During what the US government called the cartel’s “golden years”, from 2000-06, prosecutors alleged that García Luna had control of the country’s highways, airports and ports, and that his agency would tip off cartel operatives about potential raids. The cartel was able to transport “El Chapo”, then an escaped convict and Latin America’s most wanted man, through the centre of Mexico City under the noses of police in 2001, Zambada said.

Tracks were even laid between a cartel warehouse and Mexico’s largest train station, prosecutors said, providing a base to traffic cocaine into the US.

Cesar de Castro, left, defence attorney for former Mexican secretary of public security Genaro García Luna, and Luna’s wife, Cristina Pereyra, second right, arrive at court in Brookly on Wenesday
César de Castro, left, defence attorney for former Mexican secretary of public security Genaro García Luna, and Luna’s wife, Cristina Pereyra, second right, arrive at court in Brooklyn on Wednesday © Yuki Iwamura/AFP/Getty Images

“These witnesses are describing the stuff that you see in gangster type movies,” said Andrew Rudman, director of the Wilson Center’s Mexico Institute. “Even if you had both governments fully, fully, fully, engaged and in lockstep, it doesn’t just go away.”

Under former president Felipe Calderón, who began a new combative approach to drug traffickers in 2006, Mexico’s murder rate exploded and has climbed since. It is estimated that more than 350,000 people have been killed since 2006 and more than 100,000 are missing.

The war on drugs itself has shifted, as Mexico has evolved from serving primarily as a route for smuggling cocaine from South America to also producing synthetic opioids such as fentanyl using precursor chemicals from China. In the US, there have been more than 100,000 deaths involving synthetic opioids in the 12 months to August.

García Luna’s trial comes as the administrations of Mexico’s president, Andrés Manuel López Obrador, and his counterpart Joe Biden have been trying to repair damage done to security co-operation by US authorities’ arrest of a retired Mexican general, Salvador Cienfuegos, in 2021. The US quickly released Cienfuegos and abandoned its case after receiving fierce blowback from Mexico.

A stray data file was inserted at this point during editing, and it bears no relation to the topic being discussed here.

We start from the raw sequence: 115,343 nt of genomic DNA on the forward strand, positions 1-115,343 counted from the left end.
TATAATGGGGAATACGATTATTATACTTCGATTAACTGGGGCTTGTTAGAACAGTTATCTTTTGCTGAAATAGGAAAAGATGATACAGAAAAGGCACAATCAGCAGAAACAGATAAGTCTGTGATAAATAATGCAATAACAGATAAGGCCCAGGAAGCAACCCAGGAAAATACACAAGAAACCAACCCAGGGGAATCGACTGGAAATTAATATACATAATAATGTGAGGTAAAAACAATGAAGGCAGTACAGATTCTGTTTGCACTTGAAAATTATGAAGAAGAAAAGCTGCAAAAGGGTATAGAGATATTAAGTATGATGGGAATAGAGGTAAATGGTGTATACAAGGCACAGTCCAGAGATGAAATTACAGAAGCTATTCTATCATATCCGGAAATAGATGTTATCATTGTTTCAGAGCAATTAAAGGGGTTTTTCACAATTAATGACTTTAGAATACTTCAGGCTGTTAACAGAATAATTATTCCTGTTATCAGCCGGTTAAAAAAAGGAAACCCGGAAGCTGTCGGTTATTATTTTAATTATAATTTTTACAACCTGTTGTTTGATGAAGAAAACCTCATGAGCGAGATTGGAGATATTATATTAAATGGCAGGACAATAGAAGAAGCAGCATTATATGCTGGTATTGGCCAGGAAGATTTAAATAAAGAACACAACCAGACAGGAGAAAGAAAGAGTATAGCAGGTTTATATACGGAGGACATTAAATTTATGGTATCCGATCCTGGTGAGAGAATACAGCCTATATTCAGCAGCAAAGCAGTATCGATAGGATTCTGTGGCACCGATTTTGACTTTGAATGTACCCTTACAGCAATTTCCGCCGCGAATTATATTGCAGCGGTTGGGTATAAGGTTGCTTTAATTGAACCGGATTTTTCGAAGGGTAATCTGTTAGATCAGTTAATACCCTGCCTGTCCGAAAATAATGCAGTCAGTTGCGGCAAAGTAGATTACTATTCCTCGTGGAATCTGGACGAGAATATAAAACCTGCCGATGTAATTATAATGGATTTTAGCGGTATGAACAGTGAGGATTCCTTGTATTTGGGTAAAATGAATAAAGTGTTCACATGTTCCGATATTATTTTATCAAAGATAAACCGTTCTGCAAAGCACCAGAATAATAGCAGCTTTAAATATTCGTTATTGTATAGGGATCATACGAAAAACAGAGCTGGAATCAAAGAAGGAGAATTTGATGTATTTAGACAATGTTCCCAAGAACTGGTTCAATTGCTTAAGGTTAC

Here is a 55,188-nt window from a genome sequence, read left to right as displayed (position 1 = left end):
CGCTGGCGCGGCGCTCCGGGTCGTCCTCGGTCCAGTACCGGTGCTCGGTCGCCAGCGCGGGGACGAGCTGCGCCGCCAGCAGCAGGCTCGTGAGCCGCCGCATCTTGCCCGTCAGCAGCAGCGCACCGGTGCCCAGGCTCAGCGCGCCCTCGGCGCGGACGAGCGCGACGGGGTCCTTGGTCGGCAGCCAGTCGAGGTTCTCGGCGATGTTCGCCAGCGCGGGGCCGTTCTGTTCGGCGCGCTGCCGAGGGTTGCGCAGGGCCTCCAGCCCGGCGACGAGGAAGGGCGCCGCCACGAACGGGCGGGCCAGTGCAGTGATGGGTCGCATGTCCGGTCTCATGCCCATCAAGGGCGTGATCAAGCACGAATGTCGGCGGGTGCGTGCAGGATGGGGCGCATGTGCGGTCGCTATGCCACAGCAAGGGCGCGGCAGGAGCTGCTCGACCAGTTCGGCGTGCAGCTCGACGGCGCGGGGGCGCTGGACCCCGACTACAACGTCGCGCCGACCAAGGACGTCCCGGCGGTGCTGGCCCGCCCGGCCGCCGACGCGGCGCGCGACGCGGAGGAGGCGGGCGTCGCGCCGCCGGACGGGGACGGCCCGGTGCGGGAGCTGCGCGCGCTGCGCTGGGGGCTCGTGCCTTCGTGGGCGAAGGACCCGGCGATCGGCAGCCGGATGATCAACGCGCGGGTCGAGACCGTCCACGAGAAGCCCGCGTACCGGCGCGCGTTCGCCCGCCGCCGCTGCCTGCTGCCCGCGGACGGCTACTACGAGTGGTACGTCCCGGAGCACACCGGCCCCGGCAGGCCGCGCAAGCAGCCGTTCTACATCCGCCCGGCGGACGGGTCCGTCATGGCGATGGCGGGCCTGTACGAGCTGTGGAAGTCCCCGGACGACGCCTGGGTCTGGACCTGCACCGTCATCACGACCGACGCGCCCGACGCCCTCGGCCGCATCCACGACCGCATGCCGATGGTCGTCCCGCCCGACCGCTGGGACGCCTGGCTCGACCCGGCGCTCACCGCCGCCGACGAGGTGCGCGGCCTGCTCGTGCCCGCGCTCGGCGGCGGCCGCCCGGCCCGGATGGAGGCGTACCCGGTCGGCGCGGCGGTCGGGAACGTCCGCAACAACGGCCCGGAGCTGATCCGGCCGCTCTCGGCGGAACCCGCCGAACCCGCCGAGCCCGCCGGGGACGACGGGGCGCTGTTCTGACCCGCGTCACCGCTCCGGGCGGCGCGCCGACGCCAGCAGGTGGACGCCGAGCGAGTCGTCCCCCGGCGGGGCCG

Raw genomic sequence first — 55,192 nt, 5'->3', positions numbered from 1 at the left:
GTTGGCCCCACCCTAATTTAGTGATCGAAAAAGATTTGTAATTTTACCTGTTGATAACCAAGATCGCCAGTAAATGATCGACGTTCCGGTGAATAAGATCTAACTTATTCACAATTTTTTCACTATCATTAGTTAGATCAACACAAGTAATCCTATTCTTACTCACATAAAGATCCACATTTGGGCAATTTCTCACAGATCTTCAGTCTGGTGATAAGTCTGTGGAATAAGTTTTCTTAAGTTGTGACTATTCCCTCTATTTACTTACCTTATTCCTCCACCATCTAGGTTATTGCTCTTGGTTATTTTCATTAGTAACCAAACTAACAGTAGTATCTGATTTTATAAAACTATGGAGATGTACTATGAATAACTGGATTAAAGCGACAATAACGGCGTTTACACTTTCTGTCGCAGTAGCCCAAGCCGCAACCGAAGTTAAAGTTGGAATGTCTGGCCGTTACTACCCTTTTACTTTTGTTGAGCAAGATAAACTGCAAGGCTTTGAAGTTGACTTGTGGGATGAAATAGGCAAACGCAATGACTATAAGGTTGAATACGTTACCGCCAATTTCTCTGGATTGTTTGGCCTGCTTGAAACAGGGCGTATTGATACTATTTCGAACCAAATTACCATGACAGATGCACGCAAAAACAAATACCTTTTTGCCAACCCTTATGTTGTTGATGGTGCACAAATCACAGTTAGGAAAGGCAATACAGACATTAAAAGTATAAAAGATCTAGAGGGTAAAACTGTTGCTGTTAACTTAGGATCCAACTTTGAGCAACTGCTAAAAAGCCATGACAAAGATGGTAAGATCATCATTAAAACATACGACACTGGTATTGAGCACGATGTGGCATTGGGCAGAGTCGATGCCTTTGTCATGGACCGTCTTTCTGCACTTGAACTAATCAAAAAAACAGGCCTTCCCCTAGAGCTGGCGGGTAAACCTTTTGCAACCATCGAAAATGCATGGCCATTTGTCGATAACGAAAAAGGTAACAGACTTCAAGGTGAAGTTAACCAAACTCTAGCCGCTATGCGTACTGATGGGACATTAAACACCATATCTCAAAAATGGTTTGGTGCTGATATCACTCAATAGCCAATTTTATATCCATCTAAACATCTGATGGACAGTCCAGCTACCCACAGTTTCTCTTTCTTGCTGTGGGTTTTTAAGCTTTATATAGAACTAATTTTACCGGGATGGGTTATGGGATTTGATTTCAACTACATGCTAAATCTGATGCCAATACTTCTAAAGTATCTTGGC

López Obrador says he has embraced a “hugs not bullets” approach to the drug trade, irking some US observers who have doubted his commitment to stopping it. García Luna’s trial has captivated the Mexican press, and López Obrador has provided extensive updates on the proceedings in his morning news conferences, which fits his narrative that his predecessors were all corrupt.

As in the past though, Mexican officials are still much more likely to end up on trial in the US than at home, where prosecutors have shown limited willingness to try to dismantle cartels.

Alejandro Hope, a former Mexican intelligence official who is now a security consultant, said US prosecutions of Mexican drug traffickers focus on drug-related crimes that reach across international borders, rather than violent crimes such as murder, and often end with plea deals, limiting their usefulness as deterrents.

“We’re talking about tens if not thousands of murders and none of them are going to get a single punishment for those murders,” he said.